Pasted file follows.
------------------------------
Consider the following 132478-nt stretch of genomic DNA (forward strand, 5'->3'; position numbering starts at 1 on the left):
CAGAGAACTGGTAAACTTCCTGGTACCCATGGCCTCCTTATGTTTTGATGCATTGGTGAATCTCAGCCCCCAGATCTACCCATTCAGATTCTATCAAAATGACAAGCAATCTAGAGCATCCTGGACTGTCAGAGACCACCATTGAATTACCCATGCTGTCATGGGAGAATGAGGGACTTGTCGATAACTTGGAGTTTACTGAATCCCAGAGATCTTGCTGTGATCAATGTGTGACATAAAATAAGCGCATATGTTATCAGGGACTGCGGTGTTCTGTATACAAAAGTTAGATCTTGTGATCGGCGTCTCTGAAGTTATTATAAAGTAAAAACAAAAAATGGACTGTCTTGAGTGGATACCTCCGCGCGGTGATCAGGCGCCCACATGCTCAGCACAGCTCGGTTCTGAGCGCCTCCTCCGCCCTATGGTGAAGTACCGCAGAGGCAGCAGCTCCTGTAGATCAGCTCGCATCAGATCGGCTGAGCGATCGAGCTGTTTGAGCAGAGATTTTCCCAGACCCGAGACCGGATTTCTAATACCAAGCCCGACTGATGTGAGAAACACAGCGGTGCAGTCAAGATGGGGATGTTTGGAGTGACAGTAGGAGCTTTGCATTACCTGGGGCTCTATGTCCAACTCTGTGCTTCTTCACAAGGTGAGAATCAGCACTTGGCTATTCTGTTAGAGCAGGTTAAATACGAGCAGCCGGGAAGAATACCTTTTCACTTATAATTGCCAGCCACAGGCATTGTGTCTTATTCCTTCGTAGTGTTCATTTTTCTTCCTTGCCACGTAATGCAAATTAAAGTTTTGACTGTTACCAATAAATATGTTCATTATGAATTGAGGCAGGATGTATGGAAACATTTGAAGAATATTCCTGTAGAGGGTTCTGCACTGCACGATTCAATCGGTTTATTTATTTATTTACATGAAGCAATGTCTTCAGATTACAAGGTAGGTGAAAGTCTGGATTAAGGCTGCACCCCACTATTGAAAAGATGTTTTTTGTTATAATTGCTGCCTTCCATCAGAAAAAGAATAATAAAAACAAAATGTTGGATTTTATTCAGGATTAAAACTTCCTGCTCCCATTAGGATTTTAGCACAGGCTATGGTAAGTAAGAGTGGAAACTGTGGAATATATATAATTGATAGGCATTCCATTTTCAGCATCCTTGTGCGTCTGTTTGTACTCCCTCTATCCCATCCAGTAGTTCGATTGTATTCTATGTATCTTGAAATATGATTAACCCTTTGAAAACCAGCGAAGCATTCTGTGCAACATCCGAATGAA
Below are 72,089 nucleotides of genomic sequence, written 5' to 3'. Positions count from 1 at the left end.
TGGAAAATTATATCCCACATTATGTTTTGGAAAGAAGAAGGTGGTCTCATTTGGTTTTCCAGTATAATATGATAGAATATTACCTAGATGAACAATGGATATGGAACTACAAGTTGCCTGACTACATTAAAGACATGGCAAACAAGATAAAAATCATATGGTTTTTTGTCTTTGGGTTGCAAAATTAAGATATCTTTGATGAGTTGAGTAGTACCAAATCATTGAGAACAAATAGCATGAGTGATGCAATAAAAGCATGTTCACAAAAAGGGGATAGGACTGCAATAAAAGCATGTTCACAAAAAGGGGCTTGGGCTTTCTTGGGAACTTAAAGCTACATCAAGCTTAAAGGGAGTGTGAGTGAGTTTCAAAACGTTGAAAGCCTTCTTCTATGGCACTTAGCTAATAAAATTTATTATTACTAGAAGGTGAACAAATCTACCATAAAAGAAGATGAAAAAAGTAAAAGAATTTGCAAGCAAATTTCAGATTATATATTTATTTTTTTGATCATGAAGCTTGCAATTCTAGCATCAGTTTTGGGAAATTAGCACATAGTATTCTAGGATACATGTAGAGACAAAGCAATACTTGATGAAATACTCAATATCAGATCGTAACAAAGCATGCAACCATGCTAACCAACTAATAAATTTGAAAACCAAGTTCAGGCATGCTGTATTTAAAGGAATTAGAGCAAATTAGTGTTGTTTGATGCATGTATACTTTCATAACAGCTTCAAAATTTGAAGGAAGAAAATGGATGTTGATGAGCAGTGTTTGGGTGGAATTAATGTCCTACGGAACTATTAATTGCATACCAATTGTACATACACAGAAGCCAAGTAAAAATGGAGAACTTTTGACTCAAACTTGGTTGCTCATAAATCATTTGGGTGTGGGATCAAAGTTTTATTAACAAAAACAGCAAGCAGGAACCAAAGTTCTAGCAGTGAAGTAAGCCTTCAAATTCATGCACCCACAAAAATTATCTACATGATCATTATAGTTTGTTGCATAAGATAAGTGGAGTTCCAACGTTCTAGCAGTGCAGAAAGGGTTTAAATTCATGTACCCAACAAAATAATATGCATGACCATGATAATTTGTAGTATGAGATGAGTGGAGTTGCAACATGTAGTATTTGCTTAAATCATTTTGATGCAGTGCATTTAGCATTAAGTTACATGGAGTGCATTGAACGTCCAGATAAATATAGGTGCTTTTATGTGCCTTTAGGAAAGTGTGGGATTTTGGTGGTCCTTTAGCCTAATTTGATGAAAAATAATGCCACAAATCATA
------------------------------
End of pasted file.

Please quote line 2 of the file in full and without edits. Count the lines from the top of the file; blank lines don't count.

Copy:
CAGAGAACTGGTAAACTTCCTGGTACCCATGGCCTCCTTATGTTTTGATGCATTGGTGAATCTCAGCCCCCAGATCTACCCATTCAGATTCTATCAAAATGACAAGCAATCTAGAGCATCCTGGACTGTCAGAGACCACCATTGAATTACCCATGCTGTCATGGGAGAATGAGGGACTTGTCGATAACTTGGAGTTTACTGAATCCCAGAGATCTTGCTGTGATCAATGTGTGACATAAAATAAGCGCATATGTTATCAGGGACTGCGGTGTTCTGTATACAAAAGTTAGATCTTGTGATCGGCGTCTCTGAAGTTATTATAAAGTAAAAACAAAAAATGGACTGTCTTGAGTGGATACCTCCGCGCGGTGATCAGGCGCCCACATGCTCAGCACAGCTCGGTTCTGAGCGCCTCCTCCGCCCTATGGTGAAGTACCGCAGAGGCAGCAGCTCCTGTAGATCAGCTCGCATCAGATCGGCTGAGCGATCGAGCTGTTTGAGCAGAGATTTTCCCAGACCCGAGACCGGATTTCTAATACCAAGCCCGACTGATGTGAGAAACACAGCGGTGCAGTCAAGATGGGGATGTTTGGAGTGACAGTAGGAGCTTTGCATTACCTGGGGCTCTATGTCCAACTCTGTGCTTCTTCACAAGGTGAGAATCAGCACTTGGCTATTCTGTTAGAGCAGGTTAAATACGAGCAGCCGGGAAGAATACCTTTTCACTTATAATTGCCAGCCACAGGCATTGTGTCTTATTCCTTCGTAGTGTTCATTTTTCTTCCTTGCCACGTAATGCAAATTAAAGTTTTGACTGTTACCAATAAATATGTTCATTATGAATTGAGGCAGGATGTATGGAAACATTTGAAGAATATTCCTGTAGAGGGTTCTGCACTGCACGATTCAATCGGTTTATTTATTTATTTACATGAAGCAATGTCTTCAGATTACAAGGTAGGTGAAAGTCTGGATTAAGGCTGCACCCCACTATTGAAAAGATGTTTTTTGTTATAATTGCTGCCTTCCATCAGAAAAAGAATAATAAAAACAAAATGTTGGATTTTATTCAGGATTAAAACTTCCTGCTCCCATTAGGATTTTAGCACAGGCTATGGTAAGTAAGAGTGGAAACTGTGGAATATATATAATTGATAGGCATTCCATTTTCAGCATCCTTGTGCGTCTGTTTGTACTCCCTCTATCCCATCCAGTAGTTCGATTGTATTCTATGTATCTTGAAATATGATTAACCCTTTGAAAACCAGCGAAGCATTCTGTGCAACATCCGAATGAA